SIA not out of the woods yet

SINGAPORE AIRLINES (SIA) reported an operating loss of S$39 million on revenue of S$10,145 million for the full year ended March 31, 2010. Revenue fell 22.3 per cent while expenditure amounting to S$10,184 million decreased by 16.7 per cent.

While stronger revenue performance in the latter half of the year could not reverse the S$428 million operating loss incurred in the first half, the final result nevertheless reflects the resilience of the airline bouncing back towards profitability as the global economy recovers.

On a precautionary note, the airline recognizes that uncertainties remain. Chief operating officer Chew Choon Seng said: “We are not out of the woods by a far stretch.”

 Optimistically the Singapore flag carrier is encouraged by improved advanced bookings and “a pronounced recovery in demand for travel in business class.”

SIA would not reveal the improved make-up of business class travel except to say it is “almost systemwide improvement” with the best result coming from the United States. The impact should be significant if you consider how before the recession took its toll on premium travel, the front cabins provided 40 per cent or more of its revenue. Then, SIA was forced to cut back its all-business class flights between Singapore and the US.

The indicators are positive. In FY 2009/10, passenger load factor improved to 78.4 per cent, but note that this was on the back of a capacity reduction of 10.3 per cent. The breakeven load factor came down from 88.8 per cent in the second quarter to 79.0 per cent and then 77.5 per cent respectively in the subsequent two quarters. However, passenger yield was down by 16.8 per cent. The good news is that by passenger yield in the last quarter was the highest in 12 months.This is where the challenge lies for SIA – to improve yield and further reduce the breakeven load factor. The increased demand for business class travel will be a boost if the airline continues to maintain, if not reduce, its unit cost, which came down by 6.5 per cent in FY 2009/10.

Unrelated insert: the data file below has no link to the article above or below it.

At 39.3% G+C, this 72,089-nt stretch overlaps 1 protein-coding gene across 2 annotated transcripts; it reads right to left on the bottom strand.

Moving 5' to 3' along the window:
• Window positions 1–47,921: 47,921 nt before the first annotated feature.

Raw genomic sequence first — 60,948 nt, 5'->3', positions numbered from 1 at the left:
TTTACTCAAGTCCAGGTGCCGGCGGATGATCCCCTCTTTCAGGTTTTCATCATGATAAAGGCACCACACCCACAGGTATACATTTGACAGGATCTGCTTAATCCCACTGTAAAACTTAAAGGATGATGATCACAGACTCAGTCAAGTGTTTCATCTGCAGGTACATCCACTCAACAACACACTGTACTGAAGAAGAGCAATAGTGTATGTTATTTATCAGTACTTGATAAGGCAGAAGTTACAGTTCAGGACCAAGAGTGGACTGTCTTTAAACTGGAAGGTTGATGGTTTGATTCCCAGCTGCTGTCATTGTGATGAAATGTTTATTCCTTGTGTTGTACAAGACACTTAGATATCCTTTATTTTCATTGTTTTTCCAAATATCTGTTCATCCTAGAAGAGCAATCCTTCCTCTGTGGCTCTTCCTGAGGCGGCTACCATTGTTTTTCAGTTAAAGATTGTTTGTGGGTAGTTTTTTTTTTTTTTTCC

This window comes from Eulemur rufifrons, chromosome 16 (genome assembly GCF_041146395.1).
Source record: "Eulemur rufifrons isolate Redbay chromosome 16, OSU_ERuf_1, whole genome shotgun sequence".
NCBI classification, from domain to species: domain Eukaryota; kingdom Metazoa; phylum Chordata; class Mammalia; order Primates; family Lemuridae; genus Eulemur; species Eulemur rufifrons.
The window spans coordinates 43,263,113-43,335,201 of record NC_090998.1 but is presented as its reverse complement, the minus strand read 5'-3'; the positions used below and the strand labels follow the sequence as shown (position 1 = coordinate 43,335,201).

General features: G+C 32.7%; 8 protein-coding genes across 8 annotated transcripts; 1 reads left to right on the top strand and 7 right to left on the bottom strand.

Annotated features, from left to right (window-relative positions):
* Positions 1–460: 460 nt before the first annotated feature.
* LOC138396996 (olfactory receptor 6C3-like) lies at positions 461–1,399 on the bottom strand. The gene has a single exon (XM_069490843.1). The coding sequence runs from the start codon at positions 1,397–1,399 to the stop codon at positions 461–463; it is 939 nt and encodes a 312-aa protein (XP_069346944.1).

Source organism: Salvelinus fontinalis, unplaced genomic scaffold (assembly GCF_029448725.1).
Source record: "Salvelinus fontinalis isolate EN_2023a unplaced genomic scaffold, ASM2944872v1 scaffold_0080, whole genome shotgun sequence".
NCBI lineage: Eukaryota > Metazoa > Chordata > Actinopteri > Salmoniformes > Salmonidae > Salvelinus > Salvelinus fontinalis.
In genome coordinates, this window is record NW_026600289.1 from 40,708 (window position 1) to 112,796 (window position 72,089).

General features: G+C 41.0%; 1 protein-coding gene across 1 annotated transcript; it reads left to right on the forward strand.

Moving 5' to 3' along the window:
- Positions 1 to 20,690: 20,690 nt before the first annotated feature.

Since reduced costs are also attributable to reduced capacity, this may not be the time for expansionary plans. After all, the whole industry is lumbering on. It is when discretion is most valued as the better part of valor.

SIA’s finance chief Chan Hon Chew reiterated Mr Chew’s message: “Notwithstanding the improvement, we are still below pre-crisis levels.”

It looks like a comparatively subdued year ahead for SIA, which was used to making headline news of bold and unprecedented moves.

Capacity is expected to increase by two per cent to pace the demand for seats. SIA hopes to see load factor pushing to achieve 80 per cent.

Fleetwise, the net increase is one aircraft by the end of the next FY, totaling 109, as SIA takes delivery of four A380-800 and eight A330-300, replacing 11 Boeing aircraft.

According to senior executive vice president for marketing and corporate services Bey Soo Khiang, SIA will stick to the 3-class configuration for its new deliveries with no indication of an expanded business class, betraying caution of a definitive and substantial recovery, if not seeming diffidence in it, to erstwhile levels. 

The much anticipated renewed interest in acquiring China Eastern Airlines seems to have fizzled out. Mr Chew said that since China Eastern has decided to join the SkyTeam Alliance – SIA is a Star Alliance member – “that would make it hard to envisage how we could tie in with them commercially.”

The uncertainty of the fuel price will continue to be the bugbear – the cost of fuel accounting for close to 40 per cent of SIA’s operating cost. In FY 2009/10, the airline made a fuel hedging loss of S$460 million, but Mr Chew said that would not stop SIA from continuing to hedge. If it is any consolation, many other major airlines have fared worse.

Indeed, uncertainties abound. One never knows what snags may unexpectedly emerge even as the global economy recovers, as when Iceland’s volcano Eyjafjallajokull erupted in April this year and caused extensive closures of European skies.

Clearly, SIA recognizes the airline’s vulnerability.

Also published on, Jun 3 2010


About David Leo
David Leo has more than 30 years of aviation experience, having served in senior management in one of the world's best airlines and airports. He continues to maintain a keen interest in the business, writes freelance and provides consultancy services in the field.

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